NES Hello World Aug 7, 2011
The program below is written for xa65, a 6502/R65C02/65816 cross-assembler. It should be portable to other 6502 assemblers with minor tweaks. (The xa65 website is down as of the time of writing, but the program can be found in many places on the web, or from your friendly neighborhood Linux distro's package system.)
The $200X addresses used below are magic registers which control the NES's video memory. See NES PPU for details on their function, and for some brief info on how images are stored in the NES. (It's complicated.)
This program eschews the normal method of storing graphics in ROM (called CHR-ROMs) in favor of copying the graphics from PRG-ROM into CHR-RAM. There is not really a good reason for this, except you have to deal with fewer bank files.
; load this at $8000 * = $8000 ; Graphics data. ; Each line is a character: ; space H E L O , W R D ! chrdata: .byte 0,0,0,0,0,0,0,0,0,0,0,0,0,0,0,0 .byte 0,102,102,126,102,102,102,0,0,0,0,0,0,0,0,0 .byte 0,126,96,120,96,96,126,0,0,0,0,0,0,0,0,0 .byte 0,96,96,96,96,96,126,0,0,0,0,0,0,0,0,0 .byte 0,60,102,102,102,102,60,0,0,0,0,0,0,0,0,0 .byte 0,0,0,0,0,24,24,48,0,0,0,0,0,0,0,0 .byte 0,102,102,102,102,126,102,0,0,0,0,0,0,0,0,0 .byte 0,124,102,124,120,108,102,0,0,0,0,0,0,0,0,0 .byte 0,124,102,102,102,102,124,0,0,0,0,0,0,0,0,0 .byte 0,24,24,24,24,0,24,0,0,0,0,0,0,0,0,0 .byte $ff ; The message "Hello, World!", ; chosen from the characters above. message: .byte 1,2,3,3,4,5,0,6,4,7,3,8,9,$ff ; Colors palette: .byte 13,32,0,0, 0,0,0,0, 0,0,0,0, 0,0,0,0 ; the beginning int_reset: ; load graphics data into CHR-RAM lda #0 sta $2006 sta $2006 ldx #0 ldc: lda chrdata,x cmp #$ff beq cdone sta $2007 inx jmp ldc cdone: ; write the message to the name table lda #$20 sta $2006 sta $2006 ldx #0 ldm: lda message,x cmp #$ff beq mdone sta $2007 inx jmp ldm mdone: ; load the palette lda #$3f sta $2006 lda #$00 sta $2006 ldx #0 ldp: lda palette,x sta $2007 inx cpx #$10 bne ldp ; reset PPU pointer ; (otherwise everything is offset) lda #0 sta $2006 sta $2006 ; enable PPU lda #%10001000 sta $2000 lda #%00011110 sta $2001 ; done, just wait around main: jmp main ; these interrupts aren't needed for this program int_vblank: int_irqbrk: rti ; fill the rest of this bank with zeroes .dsb $bffa-*, 0 ; except for the interrupt vectors .word int_vblank, int_reset, int_irqbrk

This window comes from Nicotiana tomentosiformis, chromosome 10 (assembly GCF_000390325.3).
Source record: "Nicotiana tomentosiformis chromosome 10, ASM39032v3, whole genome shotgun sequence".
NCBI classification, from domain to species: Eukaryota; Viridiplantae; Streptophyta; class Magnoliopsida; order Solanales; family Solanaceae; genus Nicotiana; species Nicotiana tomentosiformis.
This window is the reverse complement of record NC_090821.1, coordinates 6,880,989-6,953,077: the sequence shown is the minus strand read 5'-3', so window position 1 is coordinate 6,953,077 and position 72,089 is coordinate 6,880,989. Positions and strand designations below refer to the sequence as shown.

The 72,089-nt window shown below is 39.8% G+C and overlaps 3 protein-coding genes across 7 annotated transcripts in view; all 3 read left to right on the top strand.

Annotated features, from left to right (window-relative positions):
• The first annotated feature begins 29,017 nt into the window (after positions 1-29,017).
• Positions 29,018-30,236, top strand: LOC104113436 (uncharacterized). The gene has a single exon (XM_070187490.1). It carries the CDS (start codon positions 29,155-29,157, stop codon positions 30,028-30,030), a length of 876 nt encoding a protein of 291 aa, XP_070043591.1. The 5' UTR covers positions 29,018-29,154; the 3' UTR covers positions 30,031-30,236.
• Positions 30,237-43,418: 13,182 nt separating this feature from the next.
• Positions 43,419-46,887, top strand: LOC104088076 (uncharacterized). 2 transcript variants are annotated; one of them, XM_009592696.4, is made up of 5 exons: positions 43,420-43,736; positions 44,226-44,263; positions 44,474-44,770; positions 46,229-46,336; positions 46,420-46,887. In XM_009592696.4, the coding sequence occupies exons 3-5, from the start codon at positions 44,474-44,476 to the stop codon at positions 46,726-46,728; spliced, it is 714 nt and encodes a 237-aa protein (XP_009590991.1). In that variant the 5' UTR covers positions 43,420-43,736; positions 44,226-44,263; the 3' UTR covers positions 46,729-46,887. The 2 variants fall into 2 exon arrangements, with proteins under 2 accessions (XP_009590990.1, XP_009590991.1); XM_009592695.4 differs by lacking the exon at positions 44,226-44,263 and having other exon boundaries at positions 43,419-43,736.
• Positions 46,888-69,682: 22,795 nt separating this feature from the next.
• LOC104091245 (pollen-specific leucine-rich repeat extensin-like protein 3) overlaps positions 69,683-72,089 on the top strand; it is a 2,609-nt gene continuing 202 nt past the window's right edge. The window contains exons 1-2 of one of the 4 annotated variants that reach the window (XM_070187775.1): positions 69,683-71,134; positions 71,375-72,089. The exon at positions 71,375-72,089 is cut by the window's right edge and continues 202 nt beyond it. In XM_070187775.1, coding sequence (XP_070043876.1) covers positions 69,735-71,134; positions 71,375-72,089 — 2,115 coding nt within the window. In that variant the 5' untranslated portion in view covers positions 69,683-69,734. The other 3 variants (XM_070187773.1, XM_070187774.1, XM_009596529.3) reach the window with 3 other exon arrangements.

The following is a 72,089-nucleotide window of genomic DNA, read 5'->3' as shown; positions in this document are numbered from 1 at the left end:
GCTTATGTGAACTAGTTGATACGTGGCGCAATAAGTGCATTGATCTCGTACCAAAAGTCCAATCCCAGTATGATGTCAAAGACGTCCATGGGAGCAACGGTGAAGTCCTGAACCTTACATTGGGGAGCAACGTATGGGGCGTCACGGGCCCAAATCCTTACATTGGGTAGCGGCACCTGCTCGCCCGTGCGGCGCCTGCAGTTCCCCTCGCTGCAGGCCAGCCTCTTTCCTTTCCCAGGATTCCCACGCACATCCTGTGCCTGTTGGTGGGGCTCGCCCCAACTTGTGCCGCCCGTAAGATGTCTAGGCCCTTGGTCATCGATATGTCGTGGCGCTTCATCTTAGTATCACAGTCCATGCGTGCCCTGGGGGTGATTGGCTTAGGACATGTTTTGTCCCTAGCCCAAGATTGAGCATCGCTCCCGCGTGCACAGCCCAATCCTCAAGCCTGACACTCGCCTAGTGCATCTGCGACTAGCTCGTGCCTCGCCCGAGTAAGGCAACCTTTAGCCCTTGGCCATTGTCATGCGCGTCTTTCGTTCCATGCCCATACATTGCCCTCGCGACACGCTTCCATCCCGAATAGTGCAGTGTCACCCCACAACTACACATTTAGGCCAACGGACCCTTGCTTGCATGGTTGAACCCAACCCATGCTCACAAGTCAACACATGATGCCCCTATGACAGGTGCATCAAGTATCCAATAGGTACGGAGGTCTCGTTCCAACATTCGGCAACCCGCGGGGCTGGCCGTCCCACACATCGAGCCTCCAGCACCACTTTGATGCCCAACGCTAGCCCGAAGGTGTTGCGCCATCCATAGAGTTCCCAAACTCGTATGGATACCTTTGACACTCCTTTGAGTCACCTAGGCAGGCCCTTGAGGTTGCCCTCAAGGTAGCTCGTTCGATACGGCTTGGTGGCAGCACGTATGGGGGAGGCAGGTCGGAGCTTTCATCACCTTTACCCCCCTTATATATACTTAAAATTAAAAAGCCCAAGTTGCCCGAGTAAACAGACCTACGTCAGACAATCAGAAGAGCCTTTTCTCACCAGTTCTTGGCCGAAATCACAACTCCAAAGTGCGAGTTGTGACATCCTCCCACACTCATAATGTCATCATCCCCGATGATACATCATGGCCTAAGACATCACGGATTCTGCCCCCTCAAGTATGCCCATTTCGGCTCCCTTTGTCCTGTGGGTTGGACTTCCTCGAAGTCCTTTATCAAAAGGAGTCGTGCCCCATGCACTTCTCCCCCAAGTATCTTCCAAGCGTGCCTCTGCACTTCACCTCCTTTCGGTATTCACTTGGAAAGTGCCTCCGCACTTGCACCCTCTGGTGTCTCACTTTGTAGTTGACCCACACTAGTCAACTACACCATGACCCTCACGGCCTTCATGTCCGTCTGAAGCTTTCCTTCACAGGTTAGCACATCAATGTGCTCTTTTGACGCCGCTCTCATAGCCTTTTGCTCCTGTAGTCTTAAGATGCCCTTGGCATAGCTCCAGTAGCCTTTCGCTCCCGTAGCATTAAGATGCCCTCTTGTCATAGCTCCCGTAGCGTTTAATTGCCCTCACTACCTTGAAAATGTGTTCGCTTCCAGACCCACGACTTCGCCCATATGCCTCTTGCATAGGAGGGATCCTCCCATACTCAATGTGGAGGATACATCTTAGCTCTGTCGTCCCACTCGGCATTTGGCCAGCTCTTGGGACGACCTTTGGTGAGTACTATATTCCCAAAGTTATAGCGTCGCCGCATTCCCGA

To get the above code to work in an emulator, just assembling it isn't quite enough. You need to wrap it with a header that gives the emulator a little more information about your program. This is beyond the scope of this writeup.
H4sIAF2cPk4AA+3QIQ7CMBTG8Y4NBoIE2UBCegQOQAIGt2C4wFQVB0AsS+cwOwS4Kk5A0DiOAA6J QY+OBLYZFPL/S833Xt9r0uViNfTED1qnWusqp/EmjtMqx6VanrrbetrcIeWktq/cWPUSnWzWjewk 9VkphfzGwmv5ftAWnSD0u72ir5ovWZF3lDt7cRTmXDzCPFT36Gys+tZ3Vf1m7MwV30OuczBl9Tq4 PD9r7DYXyo5zT0Uym//6JgAAAAAAAAAAAAAAAAAAAAAAAAAAAAAA/mOUncwoewEUtjtMEEAAAA==
raincomplex says haha, indeed. although, going that route, you may as well use the C64
Pseudo_Intellectual says Fair enough, though the C64 won't come pre-loaded with Donkey Kong sprites to dance while you greet the world 8)